"The attacks of radical Islam know no boundaries – these are international attacks and the response has to be international. The terrorists want to destroy our freedoms and our civilization," he added, in a message of condolences to the French people.
Calling on "all the free countries," Prime Minister Netanyahu insisted that world powers band together in the fight against terror. "If we stand together and if we are not divided, then we can defeat this tyranny that seeks to extinguish all our freedoms."
The Israeli leader, who was initially scheduled to address the public regarding the extreme weather in the country, emphasized the solidarity felt by Israelis with the terror-hit French. "I wish once again to express the sympathy that all the citizens of Israel feel for the people of France and for the grieving families."
He added: "We are experiencing these attacks time and again; we know the pain but we also know the resolution with which free societies can defeat terror – however dreadful, however threatening.”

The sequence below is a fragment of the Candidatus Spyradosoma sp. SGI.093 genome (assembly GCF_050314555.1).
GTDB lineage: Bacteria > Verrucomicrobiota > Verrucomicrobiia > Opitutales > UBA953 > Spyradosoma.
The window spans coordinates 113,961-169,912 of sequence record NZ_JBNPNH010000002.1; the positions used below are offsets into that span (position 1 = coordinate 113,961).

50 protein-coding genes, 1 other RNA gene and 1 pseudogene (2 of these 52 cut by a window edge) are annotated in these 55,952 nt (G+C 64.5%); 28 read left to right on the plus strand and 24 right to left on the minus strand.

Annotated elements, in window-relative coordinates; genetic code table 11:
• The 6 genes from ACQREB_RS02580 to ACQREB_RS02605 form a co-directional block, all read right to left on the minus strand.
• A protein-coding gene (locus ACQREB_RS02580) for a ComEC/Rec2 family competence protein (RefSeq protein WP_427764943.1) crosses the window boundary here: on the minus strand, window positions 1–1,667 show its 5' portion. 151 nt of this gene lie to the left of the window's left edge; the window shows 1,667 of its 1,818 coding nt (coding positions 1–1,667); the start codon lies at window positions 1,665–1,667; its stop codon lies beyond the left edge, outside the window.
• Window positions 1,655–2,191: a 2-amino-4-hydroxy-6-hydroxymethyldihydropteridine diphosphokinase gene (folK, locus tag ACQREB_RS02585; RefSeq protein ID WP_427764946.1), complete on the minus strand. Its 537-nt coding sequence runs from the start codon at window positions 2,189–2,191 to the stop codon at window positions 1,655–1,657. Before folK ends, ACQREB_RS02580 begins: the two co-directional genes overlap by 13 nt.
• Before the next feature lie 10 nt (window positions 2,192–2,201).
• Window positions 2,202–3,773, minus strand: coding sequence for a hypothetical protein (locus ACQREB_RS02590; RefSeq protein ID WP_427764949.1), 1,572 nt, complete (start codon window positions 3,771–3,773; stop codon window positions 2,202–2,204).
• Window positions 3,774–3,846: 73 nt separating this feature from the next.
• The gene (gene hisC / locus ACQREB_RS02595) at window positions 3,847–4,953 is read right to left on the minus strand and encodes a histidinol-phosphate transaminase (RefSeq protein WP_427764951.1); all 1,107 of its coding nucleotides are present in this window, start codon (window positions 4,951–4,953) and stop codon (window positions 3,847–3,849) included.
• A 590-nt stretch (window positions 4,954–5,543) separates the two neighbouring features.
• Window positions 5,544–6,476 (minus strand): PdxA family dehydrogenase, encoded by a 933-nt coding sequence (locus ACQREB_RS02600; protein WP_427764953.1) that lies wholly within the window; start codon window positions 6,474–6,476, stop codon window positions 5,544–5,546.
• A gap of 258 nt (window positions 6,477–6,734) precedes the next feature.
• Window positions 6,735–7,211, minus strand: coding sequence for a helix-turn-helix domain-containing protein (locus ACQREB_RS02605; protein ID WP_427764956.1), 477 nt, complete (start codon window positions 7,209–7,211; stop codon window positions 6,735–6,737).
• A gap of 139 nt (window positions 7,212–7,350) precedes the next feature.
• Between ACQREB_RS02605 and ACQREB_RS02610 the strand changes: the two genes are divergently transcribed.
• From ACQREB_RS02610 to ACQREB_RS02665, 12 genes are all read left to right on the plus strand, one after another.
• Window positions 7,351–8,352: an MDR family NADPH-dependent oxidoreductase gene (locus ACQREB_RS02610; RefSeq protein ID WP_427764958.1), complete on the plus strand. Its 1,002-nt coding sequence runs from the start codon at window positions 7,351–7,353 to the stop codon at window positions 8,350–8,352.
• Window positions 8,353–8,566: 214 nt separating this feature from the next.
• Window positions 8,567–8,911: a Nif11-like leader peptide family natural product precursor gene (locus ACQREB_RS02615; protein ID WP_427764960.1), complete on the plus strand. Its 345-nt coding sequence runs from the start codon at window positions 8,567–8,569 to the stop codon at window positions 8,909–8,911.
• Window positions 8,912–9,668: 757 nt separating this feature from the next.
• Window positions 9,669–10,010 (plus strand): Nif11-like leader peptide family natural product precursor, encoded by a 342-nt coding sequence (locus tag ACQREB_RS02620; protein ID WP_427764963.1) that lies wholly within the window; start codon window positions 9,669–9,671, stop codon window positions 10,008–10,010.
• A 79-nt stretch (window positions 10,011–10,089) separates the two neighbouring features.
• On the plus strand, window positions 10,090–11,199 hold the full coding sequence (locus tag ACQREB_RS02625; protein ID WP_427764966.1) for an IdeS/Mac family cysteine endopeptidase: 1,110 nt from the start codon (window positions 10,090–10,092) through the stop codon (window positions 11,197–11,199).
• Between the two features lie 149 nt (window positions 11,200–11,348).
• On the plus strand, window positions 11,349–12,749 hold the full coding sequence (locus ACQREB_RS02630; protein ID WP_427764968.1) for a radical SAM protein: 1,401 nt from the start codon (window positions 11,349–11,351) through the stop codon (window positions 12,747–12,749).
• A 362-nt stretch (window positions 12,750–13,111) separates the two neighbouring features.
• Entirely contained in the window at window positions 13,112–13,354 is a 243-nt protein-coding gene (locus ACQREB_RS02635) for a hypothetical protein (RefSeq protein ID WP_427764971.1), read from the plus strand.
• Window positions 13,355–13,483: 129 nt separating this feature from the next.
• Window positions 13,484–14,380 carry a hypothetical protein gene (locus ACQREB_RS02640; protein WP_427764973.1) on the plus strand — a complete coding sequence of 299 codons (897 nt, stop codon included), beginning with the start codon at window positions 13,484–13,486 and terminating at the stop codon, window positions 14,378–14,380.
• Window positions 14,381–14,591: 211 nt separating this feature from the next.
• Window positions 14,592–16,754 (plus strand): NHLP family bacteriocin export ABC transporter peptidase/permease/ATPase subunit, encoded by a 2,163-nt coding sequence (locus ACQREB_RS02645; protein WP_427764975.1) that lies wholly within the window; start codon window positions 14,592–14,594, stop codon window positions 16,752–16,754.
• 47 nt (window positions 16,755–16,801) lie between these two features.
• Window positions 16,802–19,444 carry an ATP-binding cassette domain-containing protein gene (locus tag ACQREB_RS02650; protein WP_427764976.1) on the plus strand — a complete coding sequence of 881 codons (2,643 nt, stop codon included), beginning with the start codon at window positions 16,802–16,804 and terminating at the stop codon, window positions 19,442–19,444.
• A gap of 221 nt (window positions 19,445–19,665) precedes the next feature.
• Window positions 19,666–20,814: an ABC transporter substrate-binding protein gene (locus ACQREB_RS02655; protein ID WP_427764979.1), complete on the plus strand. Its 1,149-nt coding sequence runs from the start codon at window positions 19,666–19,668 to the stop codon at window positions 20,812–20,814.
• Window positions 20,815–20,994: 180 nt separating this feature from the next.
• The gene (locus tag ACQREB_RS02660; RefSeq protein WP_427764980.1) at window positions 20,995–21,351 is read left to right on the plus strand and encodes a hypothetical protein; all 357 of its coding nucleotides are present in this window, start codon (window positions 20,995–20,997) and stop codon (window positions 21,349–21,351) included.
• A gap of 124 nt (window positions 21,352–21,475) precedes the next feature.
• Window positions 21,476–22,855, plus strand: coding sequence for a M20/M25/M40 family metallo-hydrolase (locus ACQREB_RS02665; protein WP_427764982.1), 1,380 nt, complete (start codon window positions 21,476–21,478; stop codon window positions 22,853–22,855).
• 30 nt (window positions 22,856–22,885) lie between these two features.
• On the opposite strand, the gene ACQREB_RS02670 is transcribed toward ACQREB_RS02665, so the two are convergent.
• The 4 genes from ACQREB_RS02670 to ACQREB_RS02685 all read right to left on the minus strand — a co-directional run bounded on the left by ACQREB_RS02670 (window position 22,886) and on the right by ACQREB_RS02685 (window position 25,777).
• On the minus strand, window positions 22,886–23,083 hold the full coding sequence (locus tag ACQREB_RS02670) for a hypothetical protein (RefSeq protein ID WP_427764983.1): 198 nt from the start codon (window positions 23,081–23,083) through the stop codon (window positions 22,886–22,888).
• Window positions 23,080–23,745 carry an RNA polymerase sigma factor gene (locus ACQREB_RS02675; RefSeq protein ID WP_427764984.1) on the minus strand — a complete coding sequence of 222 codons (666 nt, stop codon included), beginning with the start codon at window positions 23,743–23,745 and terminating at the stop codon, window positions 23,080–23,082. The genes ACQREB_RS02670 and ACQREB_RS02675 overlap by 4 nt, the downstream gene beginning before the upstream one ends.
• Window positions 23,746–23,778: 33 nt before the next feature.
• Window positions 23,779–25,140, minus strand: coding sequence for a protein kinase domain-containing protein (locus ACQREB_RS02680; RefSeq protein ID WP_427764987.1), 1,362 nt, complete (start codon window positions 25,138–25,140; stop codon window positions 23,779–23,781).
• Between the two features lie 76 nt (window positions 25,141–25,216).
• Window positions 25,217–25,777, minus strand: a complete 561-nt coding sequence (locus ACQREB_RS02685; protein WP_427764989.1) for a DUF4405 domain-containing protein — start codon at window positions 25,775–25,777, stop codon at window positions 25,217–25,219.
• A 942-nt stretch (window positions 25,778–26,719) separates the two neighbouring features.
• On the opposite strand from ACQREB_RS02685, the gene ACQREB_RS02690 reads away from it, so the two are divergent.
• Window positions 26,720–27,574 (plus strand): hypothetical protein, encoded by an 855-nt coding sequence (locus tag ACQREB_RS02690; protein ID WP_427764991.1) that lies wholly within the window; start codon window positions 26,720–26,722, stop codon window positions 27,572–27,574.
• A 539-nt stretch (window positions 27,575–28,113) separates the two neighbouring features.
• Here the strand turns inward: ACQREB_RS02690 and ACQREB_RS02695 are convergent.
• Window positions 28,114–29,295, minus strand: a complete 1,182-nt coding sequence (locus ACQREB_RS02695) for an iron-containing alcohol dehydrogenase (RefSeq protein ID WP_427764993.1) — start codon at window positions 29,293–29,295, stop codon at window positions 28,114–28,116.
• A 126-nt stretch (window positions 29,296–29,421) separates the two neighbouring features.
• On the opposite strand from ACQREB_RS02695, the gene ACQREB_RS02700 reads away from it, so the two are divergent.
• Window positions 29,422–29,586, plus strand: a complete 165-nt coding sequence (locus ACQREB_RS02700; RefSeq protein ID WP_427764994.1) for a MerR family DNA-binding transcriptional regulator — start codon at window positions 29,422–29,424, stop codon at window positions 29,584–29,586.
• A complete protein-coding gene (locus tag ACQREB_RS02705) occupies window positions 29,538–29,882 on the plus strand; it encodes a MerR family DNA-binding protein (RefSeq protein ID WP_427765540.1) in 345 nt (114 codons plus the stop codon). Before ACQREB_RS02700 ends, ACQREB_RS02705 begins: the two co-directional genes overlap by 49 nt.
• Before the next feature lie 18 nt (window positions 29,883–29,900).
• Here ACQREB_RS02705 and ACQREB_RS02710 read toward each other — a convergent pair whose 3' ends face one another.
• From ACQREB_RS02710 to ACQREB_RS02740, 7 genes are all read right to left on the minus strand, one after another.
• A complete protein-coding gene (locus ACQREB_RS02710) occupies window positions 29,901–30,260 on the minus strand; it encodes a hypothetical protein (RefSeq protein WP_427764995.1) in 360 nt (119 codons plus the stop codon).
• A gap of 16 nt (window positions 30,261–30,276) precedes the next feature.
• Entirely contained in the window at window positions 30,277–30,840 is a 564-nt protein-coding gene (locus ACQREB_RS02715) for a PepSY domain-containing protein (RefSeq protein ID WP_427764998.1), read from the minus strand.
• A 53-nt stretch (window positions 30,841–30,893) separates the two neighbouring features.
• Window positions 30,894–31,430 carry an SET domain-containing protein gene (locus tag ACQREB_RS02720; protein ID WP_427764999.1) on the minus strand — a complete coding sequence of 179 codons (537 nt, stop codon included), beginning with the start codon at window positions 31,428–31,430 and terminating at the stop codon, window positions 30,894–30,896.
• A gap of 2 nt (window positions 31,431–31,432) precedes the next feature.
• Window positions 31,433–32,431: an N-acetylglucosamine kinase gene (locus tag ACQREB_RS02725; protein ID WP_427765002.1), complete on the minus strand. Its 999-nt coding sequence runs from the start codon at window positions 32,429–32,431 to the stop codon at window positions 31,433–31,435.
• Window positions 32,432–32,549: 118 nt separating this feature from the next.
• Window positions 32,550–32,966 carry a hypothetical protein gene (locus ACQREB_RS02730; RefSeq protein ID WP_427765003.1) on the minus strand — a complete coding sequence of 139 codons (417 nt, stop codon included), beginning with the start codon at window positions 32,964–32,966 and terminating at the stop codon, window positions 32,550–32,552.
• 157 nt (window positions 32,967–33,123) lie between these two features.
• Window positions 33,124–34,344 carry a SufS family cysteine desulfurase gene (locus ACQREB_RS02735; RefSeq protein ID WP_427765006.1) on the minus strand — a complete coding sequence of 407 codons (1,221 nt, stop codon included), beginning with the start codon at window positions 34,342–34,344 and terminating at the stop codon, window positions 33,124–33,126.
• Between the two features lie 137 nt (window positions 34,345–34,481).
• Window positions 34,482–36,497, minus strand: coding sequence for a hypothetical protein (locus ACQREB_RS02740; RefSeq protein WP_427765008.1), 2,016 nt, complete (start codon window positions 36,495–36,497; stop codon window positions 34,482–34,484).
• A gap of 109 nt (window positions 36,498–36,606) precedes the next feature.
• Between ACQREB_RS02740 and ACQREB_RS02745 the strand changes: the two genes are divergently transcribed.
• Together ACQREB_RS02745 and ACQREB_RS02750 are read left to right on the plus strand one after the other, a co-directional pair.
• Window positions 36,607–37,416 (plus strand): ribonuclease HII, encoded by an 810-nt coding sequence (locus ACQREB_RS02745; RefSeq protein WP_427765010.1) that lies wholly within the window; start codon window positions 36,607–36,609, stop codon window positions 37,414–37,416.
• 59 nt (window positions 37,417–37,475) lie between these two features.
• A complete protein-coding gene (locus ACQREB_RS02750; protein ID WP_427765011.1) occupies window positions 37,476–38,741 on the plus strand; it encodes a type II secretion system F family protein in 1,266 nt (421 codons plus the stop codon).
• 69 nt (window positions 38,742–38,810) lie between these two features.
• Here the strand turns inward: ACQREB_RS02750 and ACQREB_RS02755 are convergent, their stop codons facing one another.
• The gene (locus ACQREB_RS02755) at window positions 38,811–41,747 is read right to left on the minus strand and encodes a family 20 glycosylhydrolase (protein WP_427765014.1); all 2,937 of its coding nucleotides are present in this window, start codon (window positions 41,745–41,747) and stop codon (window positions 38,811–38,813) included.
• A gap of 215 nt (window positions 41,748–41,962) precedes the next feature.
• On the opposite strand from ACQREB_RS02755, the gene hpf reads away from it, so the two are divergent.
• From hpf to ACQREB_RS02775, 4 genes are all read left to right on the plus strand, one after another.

France went to its highest level of alert Wednesday after three gunmen armed with Kalashnikovs stormed the offices of satirical magazine Charlie Hebdo and opened fire, killing 12 people and wounding dozens more. A manhunt for the three gunmen and their driver was said to be underway in the French capital.
President Barack Obama called Wednesday's deadly shooting "cowardly evil attacks" on journalists and a free press and vowed to help France pursue the terrorists who went on the run. He promised to stay vigilant and "hunt down and bring the perpetrators of this specific act to justice, and to roll up the networks that help to advance these kinds of plots."
"The fact that this was an attack on journalists, attack on our free press, also underscores the degree to which these terrorists fear freedom of speech and freedom of the press," Obama said from the White House during a meeting with Secretary of State John Kerry and Vice President Joe Biden.